The work of women’s NGOs on commercial radio in the West Bank: Frustrations and shortcomings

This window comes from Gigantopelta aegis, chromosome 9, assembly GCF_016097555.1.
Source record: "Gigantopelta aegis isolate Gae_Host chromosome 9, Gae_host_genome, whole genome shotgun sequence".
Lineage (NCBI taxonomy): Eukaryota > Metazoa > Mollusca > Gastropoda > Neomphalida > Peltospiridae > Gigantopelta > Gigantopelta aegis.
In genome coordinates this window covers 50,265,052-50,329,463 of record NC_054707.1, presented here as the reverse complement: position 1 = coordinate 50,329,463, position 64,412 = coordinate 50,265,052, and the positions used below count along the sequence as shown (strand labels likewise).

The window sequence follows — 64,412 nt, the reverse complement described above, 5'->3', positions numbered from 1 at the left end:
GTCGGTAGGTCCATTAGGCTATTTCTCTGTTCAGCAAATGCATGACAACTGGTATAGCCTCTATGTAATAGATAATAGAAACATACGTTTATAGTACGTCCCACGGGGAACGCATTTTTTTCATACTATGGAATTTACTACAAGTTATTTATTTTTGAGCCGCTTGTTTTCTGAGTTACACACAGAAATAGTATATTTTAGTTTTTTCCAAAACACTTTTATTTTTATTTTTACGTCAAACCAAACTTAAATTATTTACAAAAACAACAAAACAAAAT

This article examines the work of women non-governmental organizations (NGOs) on West Bank radio as they represent women, a marginalized community, within a patriarchal, traditional and religious society. It also examines the commercial and societal difficulties faced by radio stations in their interactions with NGOs. Using a quantitative and qualitative approach, this article analyses data from six commercial, rather than state-owned or community, radio stations in four West Bank cities and discusses the frustrations of both parties as they work together. Contributing to the limited literature on the role of radio in the West Bank, the article also draws on interviews with representatives from the chosen stations and the NGOs that broadcast material on radio stations. The findings suggest that, for the NGOs and in contrast to other media, radio plays an important, albeit currently limited, role as amplifiers for their campaigns. Yet the radio stations do not contribute substantively, if at all, to encouraging NGO community-building activities and, in fact, restrict themselves to a commercial-based association.